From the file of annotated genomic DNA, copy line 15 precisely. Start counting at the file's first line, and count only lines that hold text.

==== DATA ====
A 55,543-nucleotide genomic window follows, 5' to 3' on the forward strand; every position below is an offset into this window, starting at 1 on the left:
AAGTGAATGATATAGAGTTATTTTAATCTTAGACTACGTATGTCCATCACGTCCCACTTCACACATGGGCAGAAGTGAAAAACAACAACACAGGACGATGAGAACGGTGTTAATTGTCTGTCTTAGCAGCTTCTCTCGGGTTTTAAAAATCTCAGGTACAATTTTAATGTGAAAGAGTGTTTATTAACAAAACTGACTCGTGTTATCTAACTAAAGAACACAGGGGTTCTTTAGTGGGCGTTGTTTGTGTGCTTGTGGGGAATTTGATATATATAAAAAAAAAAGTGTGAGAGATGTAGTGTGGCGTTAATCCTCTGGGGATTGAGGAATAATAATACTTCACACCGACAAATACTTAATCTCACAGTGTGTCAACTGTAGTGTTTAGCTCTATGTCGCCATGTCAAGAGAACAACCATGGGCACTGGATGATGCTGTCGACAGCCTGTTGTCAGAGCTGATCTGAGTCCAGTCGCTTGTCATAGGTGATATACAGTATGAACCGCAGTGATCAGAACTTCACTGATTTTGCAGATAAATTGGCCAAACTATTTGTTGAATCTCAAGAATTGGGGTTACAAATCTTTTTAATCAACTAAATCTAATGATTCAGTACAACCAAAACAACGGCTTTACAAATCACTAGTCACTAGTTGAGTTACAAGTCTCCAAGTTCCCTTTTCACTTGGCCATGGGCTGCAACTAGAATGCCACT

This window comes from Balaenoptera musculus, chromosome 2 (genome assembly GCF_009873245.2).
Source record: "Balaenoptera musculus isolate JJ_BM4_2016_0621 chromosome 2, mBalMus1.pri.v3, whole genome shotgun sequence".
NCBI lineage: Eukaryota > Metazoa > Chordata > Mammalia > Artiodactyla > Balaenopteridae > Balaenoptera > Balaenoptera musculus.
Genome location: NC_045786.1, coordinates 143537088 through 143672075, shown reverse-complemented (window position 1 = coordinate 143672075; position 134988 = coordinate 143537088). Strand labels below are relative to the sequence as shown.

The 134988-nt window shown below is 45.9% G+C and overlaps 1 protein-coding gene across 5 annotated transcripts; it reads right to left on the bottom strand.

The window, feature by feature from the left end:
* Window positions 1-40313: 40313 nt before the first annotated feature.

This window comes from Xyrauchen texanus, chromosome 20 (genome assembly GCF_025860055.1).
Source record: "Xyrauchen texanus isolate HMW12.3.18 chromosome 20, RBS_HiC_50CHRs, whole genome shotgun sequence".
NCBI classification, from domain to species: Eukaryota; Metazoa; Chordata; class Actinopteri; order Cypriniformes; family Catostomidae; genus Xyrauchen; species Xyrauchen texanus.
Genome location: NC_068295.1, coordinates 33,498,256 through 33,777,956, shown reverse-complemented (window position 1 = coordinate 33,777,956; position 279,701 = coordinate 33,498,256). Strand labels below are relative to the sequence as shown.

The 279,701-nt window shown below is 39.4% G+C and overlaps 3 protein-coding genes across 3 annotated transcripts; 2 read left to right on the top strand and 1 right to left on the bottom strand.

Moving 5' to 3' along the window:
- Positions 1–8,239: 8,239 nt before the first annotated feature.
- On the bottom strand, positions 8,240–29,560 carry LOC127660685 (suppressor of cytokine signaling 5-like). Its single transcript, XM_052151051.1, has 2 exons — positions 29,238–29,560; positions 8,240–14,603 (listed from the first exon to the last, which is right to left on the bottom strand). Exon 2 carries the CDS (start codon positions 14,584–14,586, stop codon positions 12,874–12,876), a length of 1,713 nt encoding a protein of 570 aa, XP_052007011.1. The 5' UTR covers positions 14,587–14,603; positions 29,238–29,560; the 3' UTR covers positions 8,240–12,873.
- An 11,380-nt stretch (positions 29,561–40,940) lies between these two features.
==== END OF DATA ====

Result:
Moving 5' to 3' along the window: